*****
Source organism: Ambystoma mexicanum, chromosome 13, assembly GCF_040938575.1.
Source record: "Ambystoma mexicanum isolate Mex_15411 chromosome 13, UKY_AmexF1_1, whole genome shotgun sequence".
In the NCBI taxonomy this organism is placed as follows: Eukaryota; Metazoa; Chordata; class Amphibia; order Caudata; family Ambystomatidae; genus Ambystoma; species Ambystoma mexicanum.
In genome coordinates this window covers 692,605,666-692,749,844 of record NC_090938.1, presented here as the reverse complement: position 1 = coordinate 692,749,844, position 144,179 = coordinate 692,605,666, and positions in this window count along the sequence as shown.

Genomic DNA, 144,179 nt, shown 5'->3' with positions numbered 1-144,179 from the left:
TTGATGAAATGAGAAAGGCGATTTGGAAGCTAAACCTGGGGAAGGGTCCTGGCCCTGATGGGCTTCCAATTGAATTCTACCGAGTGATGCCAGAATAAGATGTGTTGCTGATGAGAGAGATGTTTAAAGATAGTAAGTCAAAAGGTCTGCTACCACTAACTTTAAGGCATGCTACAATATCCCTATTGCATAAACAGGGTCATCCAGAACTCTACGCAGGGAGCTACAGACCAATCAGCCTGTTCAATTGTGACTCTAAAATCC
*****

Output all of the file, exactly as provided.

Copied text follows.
Source organism: Ambystoma mexicanum, chromosome 13, assembly GCF_040938575.1.
Source record: "Ambystoma mexicanum isolate Mex_15411 chromosome 13, UKY_AmexF1_1, whole genome shotgun sequence".
In the NCBI taxonomy this organism is placed as follows: Eukaryota; Metazoa; Chordata; class Amphibia; order Caudata; family Ambystomatidae; genus Ambystoma; species Ambystoma mexicanum.
In genome coordinates this window covers 692,605,666-692,749,844 of record NC_090938.1, presented here as the reverse complement: position 1 = coordinate 692,749,844, position 144,179 = coordinate 692,605,666, and positions in this window count along the sequence as shown.

Genomic DNA, 144,179 nt, shown 5'->3' with positions numbered 1-144,179 from the left:
TTGATGAAATGAGAAAGGCGATTTGGAAGCTAAACCTGGGGAAGGGTCCTGGCCCTGATGGGCTTCCAATTGAATTCTACCGAGTGATGCCAGAATAAGATGTGTTGCTGATGAGAGAGATGTTTAAAGATAGTAAGTCAAAAGGTCTGCTACCACTAACTTTAAGGCATGCTACAATATCCCTATTGCATAAACAGGGTCATCCAGAACTCTACGCAGGGAGCTACAGACCAATCAGCCTGTTCAATTGTGACTCTAAAATCC